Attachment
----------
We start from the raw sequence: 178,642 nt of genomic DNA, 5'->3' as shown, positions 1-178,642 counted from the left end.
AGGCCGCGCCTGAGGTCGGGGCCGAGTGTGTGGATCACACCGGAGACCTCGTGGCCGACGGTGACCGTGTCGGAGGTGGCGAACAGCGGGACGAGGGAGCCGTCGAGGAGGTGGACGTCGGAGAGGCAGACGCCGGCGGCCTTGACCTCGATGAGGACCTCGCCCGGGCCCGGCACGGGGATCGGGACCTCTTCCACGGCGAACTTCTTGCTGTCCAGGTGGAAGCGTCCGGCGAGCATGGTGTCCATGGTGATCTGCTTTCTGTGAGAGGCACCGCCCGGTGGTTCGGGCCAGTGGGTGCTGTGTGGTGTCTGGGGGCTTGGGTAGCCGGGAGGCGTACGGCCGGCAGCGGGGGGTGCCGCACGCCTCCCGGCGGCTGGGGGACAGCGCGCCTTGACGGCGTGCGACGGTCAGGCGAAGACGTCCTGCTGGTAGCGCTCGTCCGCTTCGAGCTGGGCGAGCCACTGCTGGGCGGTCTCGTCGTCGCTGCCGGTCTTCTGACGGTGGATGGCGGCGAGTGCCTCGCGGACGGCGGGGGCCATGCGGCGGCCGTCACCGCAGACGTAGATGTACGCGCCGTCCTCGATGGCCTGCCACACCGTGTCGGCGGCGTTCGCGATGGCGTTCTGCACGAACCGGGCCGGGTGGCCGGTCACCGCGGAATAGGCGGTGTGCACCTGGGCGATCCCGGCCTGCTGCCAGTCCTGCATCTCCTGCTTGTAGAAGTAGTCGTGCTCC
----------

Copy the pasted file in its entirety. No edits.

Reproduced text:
We start from the raw sequence: 178,642 nt of genomic DNA, 5'->3' as shown, positions 1-178,642 counted from the left end.
AGGCCGCGCCTGAGGTCGGGGCCGAGTGTGTGGATCACACCGGAGACCTCGTGGCCGACGGTGACCGTGTCGGAGGTGGCGAACAGCGGGACGAGGGAGCCGTCGAGGAGGTGGACGTCGGAGAGGCAGACGCCGGCGGCCTTGACCTCGATGAGGACCTCGCCCGGGCCCGGCACGGGGATCGGGACCTCTTCCACGGCGAACTTCTTGCTGTCCAGGTGGAAGCGTCCGGCGAGCATGGTGTCCATGGTGATCTGCTTTCTGTGAGAGGCACCGCCCGGTGGTTCGGGCCAGTGGGTGCTGTGTGGTGTCTGGGGGCTTGGGTAGCCGGGAGGCGTACGGCCGGCAGCGGGGGGTGCCGCACGCCTCCCGGCGGCTGGGGGACAGCGCGCCTTGACGGCGTGCGACGGTCAGGCGAAGACGTCCTGCTGGTAGCGCTCGTCCGCTTCGAGCTGGGCGAGCCACTGCTGGGCGGTCTCGTCGTCGCTGCCGGTCTTCTGACGGTGGATGGCGGCGAGTGCCTCGCGGACGGCGGGGGCCATGCGGCGGCCGTCACCGCAGACGTAGATGTACGCGCCGTCCTCGATGGCCTGCCACACCGTGTCGGCGGCGTTCGCGATGGCGTTCTGCACGAACCGGGCCGGGTGGCCGGTCACCGCGGAATAGGCGGTGTGCACCTGGGCGATCCCGGCCTGCTGCCAGTCCTGCATCTCCTGCTTGTAGAAGTAGTCGTGCTCC